In some cases, that will involve multiple flights, both domestic and international, just to reach the final destination, taking up more than a day’s travel in the process. For clubs, even AFC travel subsidies might not be sufficient to cover the costs, especially with the lack of major financial incentives in the AFC Cup.
Hence keeping the travel within the region in the early rounds, the AFC hopes clubs will be more motivated to compete without the need for extra time (and finances spent) for climate acclimatisation. How has this turned out for the participating Southeast Asian teams?
KEEPING WITHIN ASEAN: A WORK IN PROGRESS?
With the remaining regional teams whittled down to four from the initial 13 at the start of the playoff rounds, competition has been intense in the battle for the zonal semi-final spots, particularly for the one slot among the three group runners-up.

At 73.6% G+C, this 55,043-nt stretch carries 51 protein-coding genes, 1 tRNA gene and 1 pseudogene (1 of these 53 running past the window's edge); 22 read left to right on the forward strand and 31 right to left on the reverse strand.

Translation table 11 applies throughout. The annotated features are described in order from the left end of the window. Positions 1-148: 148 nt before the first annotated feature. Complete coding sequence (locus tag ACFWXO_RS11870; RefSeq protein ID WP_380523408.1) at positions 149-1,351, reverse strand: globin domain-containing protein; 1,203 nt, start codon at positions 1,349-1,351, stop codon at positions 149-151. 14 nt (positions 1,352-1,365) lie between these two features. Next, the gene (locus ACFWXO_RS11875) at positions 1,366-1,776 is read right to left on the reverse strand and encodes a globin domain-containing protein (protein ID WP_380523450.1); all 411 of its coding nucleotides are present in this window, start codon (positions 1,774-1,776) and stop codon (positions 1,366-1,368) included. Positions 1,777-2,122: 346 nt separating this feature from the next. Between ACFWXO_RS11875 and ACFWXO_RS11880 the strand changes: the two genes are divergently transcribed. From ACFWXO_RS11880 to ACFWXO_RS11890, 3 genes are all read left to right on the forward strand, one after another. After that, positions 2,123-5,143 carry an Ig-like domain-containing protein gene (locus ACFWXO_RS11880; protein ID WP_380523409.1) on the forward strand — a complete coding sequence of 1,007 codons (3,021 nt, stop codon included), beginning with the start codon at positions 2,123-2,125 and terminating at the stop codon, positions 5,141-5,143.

Prior to the final group match day, a few teams remained in the hunt to progress into the next round. 2015 AFC Cup champions Johor Darul Ta’zim found the going much tougher this time with a tough challenge from Global Cebu of the Philippines.
The regional flag bearers barely scrapped through at the expense of Vietnamese side Hanoi FC, owing their good fortune to previous group results in their favour compared to the other two runners-up.
The Pinoy sides Global and Ceres Negro closed the gap between them and Johor as they clinched their respective groups with ease. Not even the delay of the launch of the professional Philippines Football League until early this month could hamper their focus on excelling in Asia so far.
While there was overall increased competitiveness among the competing sides in the group stage, the gulf of standards between the established regulars and tournament newcomers like Boeung Ket Angkor of Cambodia and Myanmar’s Magwe was evident. The duo rarely got going as they were out of contention before the penultimate round of games and eventually finished several points behind Global and Johor.
ABSENCE OF THAILAND AND INDONESIA RENDERS ASEAN ZONE INCOMPLETE